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An Instructor's Guide to Accessibility

This guide provides the 'why' and 'how' of accessibility of instruction

Why do I need to make course documents and Canvas pages accessible? 

Accessibility is for everyone. Although there are legal mandates requiring institutions of higher education to make educational materials accessible (e.g., the Americans with Disabilities Act and Section 508 of the Rehabilitation Act), accessibility is fundamentally just good page design. Here are two examples of how accessibility benefits everyone:

  • Computers can read the text on a screen but images, graphs, and charts are meaningless to persons without vision, those who run their browsers with the images turned off, and persons using PDAs (personal data assistants) and cell phones. Redundancy increases the likelihood that information will be understood by everyone. Text descriptions of graphs and charts (needed by persons without vision) can help all students understand difficult concepts.
  • Captioning video, needed by persons who are deaf, also helps students with learning disabilities by presenting text visually. It also assures that important information is clearly conveyed to all students, including those for whom English is a second language.

Pages that are accessible are better organized and therefore more usable by all. Accessible pages render properly on a wide variety of user interfaces, they are easier to navigate, and they convey information in a consistent, logical manner. 

If your course documents are not accessible, a screen reader cannot decipher headings, table row and column order, images, etc. Since we do not know who may access our documents, take advantage of the existing accessibility features in Adobe Acrobat, Microsoft Word, and PowerPoint to create accessible documents.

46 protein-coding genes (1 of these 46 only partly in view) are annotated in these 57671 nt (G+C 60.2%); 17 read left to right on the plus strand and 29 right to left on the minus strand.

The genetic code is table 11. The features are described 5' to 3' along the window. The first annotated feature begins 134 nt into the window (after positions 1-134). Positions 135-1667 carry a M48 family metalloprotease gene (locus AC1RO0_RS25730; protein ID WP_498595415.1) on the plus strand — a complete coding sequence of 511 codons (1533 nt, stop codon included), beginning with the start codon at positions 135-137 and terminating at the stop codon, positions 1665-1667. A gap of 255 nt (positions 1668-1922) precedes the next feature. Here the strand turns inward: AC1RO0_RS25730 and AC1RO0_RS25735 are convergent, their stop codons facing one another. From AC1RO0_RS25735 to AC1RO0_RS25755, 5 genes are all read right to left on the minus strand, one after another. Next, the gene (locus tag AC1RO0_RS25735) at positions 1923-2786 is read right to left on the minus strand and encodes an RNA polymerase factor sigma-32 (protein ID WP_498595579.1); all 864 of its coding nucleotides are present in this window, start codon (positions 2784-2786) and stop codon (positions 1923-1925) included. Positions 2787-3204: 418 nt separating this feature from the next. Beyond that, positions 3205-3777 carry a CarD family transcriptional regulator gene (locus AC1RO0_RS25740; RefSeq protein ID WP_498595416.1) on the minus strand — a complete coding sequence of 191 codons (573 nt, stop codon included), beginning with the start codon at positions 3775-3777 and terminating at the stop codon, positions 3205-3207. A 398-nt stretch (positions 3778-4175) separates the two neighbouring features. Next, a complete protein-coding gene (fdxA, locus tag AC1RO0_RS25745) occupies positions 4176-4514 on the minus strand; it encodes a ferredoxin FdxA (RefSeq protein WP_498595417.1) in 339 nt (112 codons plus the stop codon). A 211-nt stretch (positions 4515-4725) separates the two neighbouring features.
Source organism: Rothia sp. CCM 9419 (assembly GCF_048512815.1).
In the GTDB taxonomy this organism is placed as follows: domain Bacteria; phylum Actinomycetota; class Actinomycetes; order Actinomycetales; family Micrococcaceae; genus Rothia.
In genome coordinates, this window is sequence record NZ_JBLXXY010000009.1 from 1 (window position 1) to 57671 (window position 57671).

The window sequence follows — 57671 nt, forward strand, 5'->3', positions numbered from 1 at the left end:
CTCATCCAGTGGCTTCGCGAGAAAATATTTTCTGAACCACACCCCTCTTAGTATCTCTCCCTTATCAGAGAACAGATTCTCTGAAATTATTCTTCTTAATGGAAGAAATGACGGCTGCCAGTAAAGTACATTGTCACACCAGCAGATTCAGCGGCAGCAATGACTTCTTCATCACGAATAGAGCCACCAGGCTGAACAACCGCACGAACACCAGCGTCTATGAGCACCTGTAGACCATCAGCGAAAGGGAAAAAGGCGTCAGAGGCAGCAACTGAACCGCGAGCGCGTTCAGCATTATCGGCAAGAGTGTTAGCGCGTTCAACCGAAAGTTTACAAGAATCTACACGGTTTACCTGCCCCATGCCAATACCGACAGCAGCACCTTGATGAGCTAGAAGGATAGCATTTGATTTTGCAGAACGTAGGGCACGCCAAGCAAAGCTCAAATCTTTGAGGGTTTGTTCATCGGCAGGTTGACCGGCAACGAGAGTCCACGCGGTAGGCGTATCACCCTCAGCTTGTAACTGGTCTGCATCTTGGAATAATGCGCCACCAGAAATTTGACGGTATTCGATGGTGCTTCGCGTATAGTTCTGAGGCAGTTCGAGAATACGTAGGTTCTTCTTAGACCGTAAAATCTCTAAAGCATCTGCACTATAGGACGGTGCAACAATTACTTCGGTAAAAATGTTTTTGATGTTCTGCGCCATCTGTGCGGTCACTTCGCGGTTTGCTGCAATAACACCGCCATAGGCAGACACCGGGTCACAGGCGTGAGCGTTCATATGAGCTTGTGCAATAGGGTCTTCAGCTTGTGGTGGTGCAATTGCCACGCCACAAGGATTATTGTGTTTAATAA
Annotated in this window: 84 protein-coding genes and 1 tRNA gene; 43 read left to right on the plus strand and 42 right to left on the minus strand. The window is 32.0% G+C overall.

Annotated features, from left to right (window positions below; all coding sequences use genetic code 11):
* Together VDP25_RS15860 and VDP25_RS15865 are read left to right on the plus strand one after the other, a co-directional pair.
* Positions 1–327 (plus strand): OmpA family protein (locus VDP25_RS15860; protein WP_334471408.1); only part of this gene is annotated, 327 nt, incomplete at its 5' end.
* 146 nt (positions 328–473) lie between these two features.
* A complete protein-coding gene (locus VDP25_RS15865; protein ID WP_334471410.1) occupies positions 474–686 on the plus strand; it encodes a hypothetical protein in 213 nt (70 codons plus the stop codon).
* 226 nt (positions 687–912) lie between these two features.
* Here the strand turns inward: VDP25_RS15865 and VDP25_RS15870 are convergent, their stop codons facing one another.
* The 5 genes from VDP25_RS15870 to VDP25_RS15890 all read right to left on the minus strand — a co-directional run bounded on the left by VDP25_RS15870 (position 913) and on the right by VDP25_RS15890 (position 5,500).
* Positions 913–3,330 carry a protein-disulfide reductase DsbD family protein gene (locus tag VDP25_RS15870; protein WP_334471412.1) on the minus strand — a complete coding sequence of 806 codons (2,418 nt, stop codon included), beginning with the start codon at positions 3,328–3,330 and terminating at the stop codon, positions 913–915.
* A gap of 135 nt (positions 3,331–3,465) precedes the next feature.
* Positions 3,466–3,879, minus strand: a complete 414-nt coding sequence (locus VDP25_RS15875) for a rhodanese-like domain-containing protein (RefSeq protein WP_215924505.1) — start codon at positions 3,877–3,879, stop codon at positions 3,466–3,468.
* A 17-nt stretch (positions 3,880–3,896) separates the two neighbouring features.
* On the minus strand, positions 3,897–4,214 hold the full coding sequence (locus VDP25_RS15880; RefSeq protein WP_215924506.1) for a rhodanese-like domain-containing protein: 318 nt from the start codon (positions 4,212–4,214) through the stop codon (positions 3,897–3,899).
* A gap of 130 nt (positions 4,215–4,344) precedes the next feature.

VIDEO: View this screen reader demonstration (4 min, 30 sec) to fully understand why accessible content makes a big difference when using a screen reader. 

  

Student Example

Using JavaScript, a programmer created a web page to simulate what it's like for a person with Dyslexia

There is a large spectrum of dyslexia and for many, the letters may look backward or just appear jumbled rather than jump around. The example in the above link represents a more severe form of dyslexia.

Using this example for a student, what accommodations might be needed?

  • The use of a screen reader for course content
  • The use of a screen reader for exams
  • Extended time on exams
  • PDF format of textbooks

Other accommodations could be required that are not listed here. Some students have success with a colored overlay so that they are not reading black text on a white background.

As an instructor, if you had already run the Accessibility Checker in Word or PowerPoint on all of your posted files in Canvas, how much would be required of you to accommodate this student?

  • If your exams are taken on Canvas, you would need to extend the time in Canvas for each exam. A screen reader works really well with Canvas exams.
  • If your exams are taken in class, you may have to create the exam separately in Canvas so that the student can schedule to take the exam in the LRC and use a screen reader.
  • If a screen reader is not required for exams, you would need to make sure the student has the required amount of time on exam day.

Since all of your other files are already accessible (as stated above), the student can use screen reading software to access the textbook or any other documents on Canvas without additional effort. 

If you have specific questions about proctored exams in the LRC or the difference between Canvas exams versus a Word file, please contact Mandy Kreps (mandren.kreps@src.edu) in Macomb/Rushville or Abby Beck (abby.beck@src.edu) in Canton/Havana.